There's several Linux distributions, but relatively few offer themselves as legitimate "alternatives to Windows". Certainly, I wouldn't describe Gentoo as "like Windows, but Free". Many distributions are solving fundamentally different problems than what Windows is sold for. KNOPPIX doesn't strike me as a replacement for Windows, although it is highly popular. Some are better considered OSX alternatives, as they're intended for PPC platforms.

Not that there aren't several distributions pining for Windows converts, but many are little more than venues to demonstrate some piece of software, or built to satisfy some narrow need, be it wireless router or multimedia studio. They serve their purpose adequately and there's no reason to believe that that they distract from the much smaller set of world class desktop Linux offerings. The number of distributions is a function of the flexibility of their design (ie dpkg isn't perfect for embedded systems with the cross compiling and all), and their willingness to integrate diverse communities. Personally, I'm beginning to think that Ubuntu may put an end to this discussion over the next few years. dpkg's limitations are not insurmountable, and they've done a much better job of attracting and integrating projects, unlike Debian's explicit efforts to distance itself from KNOPPIX etc. But don't mistake this for a prediction that they'll somehow put an end to hobbyist distros ("I want to do this because I can") or the motivation to fork-for-profit (Ulteo?).

Evolution (1)

z0M6 (1103593) | about 7 years ago | (#19911703)

I'm thinking evolution. Distros that have what it takes will be the preferred choice. Those who don't fall behind. And some never make it because there are better options already. Ubuntu came out of nowhere, (blablabla, debian, etc) yet it is one of the most popular Linux distros there is today.

What'd be better? (1)

VincenzoRomano (881055) | about 7 years ago | (#19911705)

Some choice is better than no choices at all.
A lot of choices can be less useful than fewer choices.
Too many choices could be useless.
I'd prefer something like the BSD world where there are a few mainstream distributions and some destop oriented derivatives.
The real advantage coming from fewer distributions is that there would be a low fragmentation in resource assignment, bot human and economic.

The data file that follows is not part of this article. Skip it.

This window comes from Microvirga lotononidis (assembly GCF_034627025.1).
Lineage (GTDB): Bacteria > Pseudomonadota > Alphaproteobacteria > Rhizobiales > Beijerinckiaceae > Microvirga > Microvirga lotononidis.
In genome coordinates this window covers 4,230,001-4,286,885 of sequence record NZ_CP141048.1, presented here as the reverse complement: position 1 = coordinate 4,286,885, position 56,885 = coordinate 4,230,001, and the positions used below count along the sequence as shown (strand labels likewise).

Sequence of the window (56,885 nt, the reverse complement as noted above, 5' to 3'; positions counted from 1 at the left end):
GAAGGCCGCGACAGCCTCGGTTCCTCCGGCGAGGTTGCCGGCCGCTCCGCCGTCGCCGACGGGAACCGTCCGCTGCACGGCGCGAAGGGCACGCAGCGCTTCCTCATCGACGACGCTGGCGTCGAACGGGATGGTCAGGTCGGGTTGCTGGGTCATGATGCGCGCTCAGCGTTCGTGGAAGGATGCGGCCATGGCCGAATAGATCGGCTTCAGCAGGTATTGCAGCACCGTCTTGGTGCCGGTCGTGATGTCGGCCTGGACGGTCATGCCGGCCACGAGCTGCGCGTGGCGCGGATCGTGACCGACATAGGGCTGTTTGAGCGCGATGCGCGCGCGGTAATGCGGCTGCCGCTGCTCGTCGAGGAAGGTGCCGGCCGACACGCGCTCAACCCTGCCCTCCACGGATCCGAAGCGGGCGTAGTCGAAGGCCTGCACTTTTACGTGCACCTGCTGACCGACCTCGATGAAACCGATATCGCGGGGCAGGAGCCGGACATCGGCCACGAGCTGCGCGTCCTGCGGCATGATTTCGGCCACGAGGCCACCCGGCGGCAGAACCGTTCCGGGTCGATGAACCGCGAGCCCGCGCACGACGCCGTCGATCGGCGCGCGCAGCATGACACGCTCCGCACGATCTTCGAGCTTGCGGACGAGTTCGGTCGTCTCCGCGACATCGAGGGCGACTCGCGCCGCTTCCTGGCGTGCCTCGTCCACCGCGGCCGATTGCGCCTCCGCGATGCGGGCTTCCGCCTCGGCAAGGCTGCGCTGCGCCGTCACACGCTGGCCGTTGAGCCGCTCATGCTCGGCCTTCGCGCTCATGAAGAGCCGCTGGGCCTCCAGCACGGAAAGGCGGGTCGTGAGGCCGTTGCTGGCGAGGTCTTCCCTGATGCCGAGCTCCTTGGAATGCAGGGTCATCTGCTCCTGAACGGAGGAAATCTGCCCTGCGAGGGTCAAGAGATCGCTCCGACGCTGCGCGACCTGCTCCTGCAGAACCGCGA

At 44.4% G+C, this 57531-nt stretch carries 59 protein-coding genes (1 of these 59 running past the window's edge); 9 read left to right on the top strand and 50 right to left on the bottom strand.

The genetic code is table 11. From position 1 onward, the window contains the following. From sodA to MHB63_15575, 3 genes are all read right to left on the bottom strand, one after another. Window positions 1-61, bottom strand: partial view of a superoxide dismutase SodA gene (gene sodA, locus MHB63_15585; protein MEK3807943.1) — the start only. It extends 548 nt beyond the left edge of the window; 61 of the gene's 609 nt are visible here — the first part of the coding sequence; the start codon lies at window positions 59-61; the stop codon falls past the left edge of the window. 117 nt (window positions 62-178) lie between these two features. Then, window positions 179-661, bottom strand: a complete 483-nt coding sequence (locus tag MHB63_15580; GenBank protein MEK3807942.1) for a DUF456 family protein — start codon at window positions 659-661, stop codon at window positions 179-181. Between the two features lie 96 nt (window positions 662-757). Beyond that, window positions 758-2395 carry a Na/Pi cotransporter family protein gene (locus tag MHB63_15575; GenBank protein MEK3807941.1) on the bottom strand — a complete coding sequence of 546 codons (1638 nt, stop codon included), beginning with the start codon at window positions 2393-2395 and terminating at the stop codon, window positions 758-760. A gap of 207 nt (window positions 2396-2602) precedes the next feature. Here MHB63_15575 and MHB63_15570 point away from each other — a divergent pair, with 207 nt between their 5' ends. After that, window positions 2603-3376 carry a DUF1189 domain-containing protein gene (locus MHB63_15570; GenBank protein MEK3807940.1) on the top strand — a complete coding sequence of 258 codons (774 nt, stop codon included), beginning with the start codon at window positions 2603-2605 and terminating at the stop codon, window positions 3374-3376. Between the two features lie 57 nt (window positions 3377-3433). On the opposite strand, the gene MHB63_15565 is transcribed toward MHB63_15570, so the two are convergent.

I fear that Linus never thought about such a pletora when he gave freedom to the community.
Maybe.

Is 300 enough? (1)

El_Muerte_TDS (592157) | about 7 years ago | (#19911813)

I mean, how large is the Persian army?
We might need more than 300.

300? C'mon (0)

Anonymous Coward | about 7 years ago | (#19911837)

300 Distros?? C'mon, everybody knows that anything other than [insert distro here] is crap!

I'm confused... (1)

Lavene (1025400) | about 7 years ago | (#19911885)

I read TFA (I did! Honest!) and I don't get it. The headline suggest some sort of case will be made but it doesn't. All it says is that it is many Linux distributions. What about the open source mess? I want to know so I can avoid it! I have been using open source for years. Am I caught in a mess I haven't noticed? I mean, if some software isn't packaged for my distribution I take the source and build it my self. I can get the exact same program version working on all my three Linux boxes... is that the mess? "Holy crap! You got consistency even though you're running three different flavors of an operating system... what a mess!!"

ITS ABOUT TIME YOU FIGURED THIS OUT! (0)

Anonymous Coward | about 7 years ago | (#19911895)

All I can say is no duh!

InformationWeek is on the rampage (1)

Ambidisastrous (964023) | about 7 years ago | (#19911897)

PJ at Groklaw ranted about this grudge [groklaw.net] already. Presumably on account of the release of GPLv3, InformationWeek is now on a rampage of FUD and misinformation against open-source software and particularly Linux. Last week they declared Open Source / Linux "Dead" [informationweek.com] . The author of that one has since written a correction, so it appears everyone at InformationWeek had a few synapses fuse this month and we're still sifting through the fallout of that.

This troll didn't need to make it to the front page.

Information Week == Trolling Retards (0)

Anonymous Coward | about 7 years ago | (#19911899)

why does Slashdot even bother with content from those idiots?